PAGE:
In the first lesson, we covered Rapid Feedback.
Within that Rapid Feedback process, you gathered ideas for improvement. Some should be implemented immediately, but others take more time. That’s where we’ll focus our efforts in this lesson, how to act quickly on those ideas to get Rapid Results.
We'll create an environment that expects Rapid Results.
Boulders, Rocks and Pebbles
We all know the analogy about boulders, rocks and pebbles. That we should fill our bucket with boulders or major priorities, fill in a layer of rocks representing the next level of priorities, and fill in the gaps with pebbles or sand that represent our lowest priorities. The idea is “put first things first” as Stephen Covey says.
While this is an excellent approach for our general life priorities and overall corporate strategy, use caution when applying this approach to CI projects. If you think about the rocks and pebbles as projects, we over-emphasize those long-term strategic efforts and tend to overcommit to those major projects. As a result, quick wins are last priority and are completed only as time allows.
In reality, we need a well-balanced approach that includes strategic initiatives, mid-sized projects and quick wins. Strategic initiatives build the foundation, but smaller projects allow agility to quickly respond to new ideas or changing customer needs.
Rapid Results Cycle
If we want to embrace improvement agility, we need to shift our thinking and implement a new improvement cycle that promotes Rapid Results. Currently, businesses are focused on monthly and yearly cycles. In today’s business environment, that pace is too slow. It’s time to implement daily and weekly cycles.
This Rapid Results Cycle centers around daily huddles, weekly working meetings, visual dashboards and rapid communications.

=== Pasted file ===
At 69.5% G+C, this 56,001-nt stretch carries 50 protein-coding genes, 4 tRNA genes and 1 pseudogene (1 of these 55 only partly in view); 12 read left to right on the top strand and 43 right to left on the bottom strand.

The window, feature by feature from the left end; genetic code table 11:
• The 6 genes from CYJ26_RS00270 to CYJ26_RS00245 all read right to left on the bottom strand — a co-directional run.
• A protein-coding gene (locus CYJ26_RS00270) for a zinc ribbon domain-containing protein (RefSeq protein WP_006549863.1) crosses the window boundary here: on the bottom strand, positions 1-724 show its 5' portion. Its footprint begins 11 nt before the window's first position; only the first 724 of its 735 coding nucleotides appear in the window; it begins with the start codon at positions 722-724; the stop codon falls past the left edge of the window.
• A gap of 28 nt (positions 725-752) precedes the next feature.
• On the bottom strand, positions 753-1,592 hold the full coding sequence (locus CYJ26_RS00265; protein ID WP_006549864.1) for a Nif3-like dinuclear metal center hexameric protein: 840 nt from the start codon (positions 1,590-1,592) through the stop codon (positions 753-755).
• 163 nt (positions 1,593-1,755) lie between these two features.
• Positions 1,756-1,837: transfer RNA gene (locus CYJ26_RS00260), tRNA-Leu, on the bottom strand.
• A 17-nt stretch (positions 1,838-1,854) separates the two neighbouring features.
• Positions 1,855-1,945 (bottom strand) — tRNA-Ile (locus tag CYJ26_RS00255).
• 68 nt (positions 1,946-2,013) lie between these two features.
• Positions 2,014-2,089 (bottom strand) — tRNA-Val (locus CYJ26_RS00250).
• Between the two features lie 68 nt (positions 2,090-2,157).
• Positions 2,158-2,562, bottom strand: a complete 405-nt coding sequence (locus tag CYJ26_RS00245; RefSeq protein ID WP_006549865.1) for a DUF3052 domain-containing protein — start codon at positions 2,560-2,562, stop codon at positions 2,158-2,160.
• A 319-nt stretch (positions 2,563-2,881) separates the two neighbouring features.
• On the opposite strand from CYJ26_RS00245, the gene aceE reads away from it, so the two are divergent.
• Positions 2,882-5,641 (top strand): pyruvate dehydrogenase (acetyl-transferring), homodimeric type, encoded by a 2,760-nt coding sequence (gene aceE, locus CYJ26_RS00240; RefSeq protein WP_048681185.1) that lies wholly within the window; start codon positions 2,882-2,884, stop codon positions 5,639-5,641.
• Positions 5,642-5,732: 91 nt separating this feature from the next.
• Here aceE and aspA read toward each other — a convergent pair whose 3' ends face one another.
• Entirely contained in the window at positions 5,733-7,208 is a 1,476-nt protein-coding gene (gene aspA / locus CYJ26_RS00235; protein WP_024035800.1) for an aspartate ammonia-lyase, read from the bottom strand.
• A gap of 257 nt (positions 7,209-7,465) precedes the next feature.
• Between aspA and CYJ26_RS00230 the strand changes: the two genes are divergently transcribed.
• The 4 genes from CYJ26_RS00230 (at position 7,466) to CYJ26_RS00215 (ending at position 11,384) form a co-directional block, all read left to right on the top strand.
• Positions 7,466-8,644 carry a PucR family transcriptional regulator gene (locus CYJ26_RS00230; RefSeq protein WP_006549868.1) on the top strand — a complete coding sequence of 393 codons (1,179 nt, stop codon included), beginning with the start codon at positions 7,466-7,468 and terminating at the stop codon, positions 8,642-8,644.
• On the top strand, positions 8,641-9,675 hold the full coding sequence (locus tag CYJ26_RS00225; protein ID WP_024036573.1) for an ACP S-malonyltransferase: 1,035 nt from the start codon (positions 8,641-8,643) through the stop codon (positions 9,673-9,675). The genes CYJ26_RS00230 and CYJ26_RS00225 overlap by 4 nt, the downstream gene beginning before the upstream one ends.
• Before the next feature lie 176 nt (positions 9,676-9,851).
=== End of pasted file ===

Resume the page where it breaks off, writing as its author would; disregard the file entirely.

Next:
Clearly publish your team’s goals and progress using a dashboard. This is an excellent visual management tool to help your team identify roadblocks and help them focus on goal achievement.
Focus on metrics that can be influenced and measured weekly. If it takes too long to make an impact on the metric, we risk slowing results. Task a team member with updating and publishing the metrics every week. This can be as simple as a whiteboard with sticky notes or can be a sophisticated as dashboard in statistical analysis software. Either way, it must be readily accessible to all members of the team, so they know where they stand on achieving goals.
Weekly Working Meetings
Start conducting a weekly working meeting with the intent to focus on the deliverables that need to be accomplished each week. This meeting is not a report-out or status update, instead, these meetings must be action focused.
A daily huddle, or stand-up meeting, is a short 15 to 20-minute daily meeting designed to focus on what needs to be accomplished today to meet the team’s goals and to eliminate any roadblocks or hurdles.
Start holding daily huddles with your team 3-5 days per week. If you hold your weekly working meeting on Monday, hold daily huddles on Tuesday through Friday. The Monday meeting sets the tone, and the daily huddles reinforce the right priorities and give the team an opportunity to ask for help to resolve issues quickly.
Finally, continually communicate the team’s successes. Leverage a company newsletter, bulletin or other public forum to share wins. If you create a periodic progress reports, highlight the wins at the top of the report.
This further reinforces the expectation of Rapid Results and may encourage other teams to do the same. Additionally, if the team knows that their successes will be recognized and rewarded, they’ll be more motivated and engaged.
Action Items for This Lesson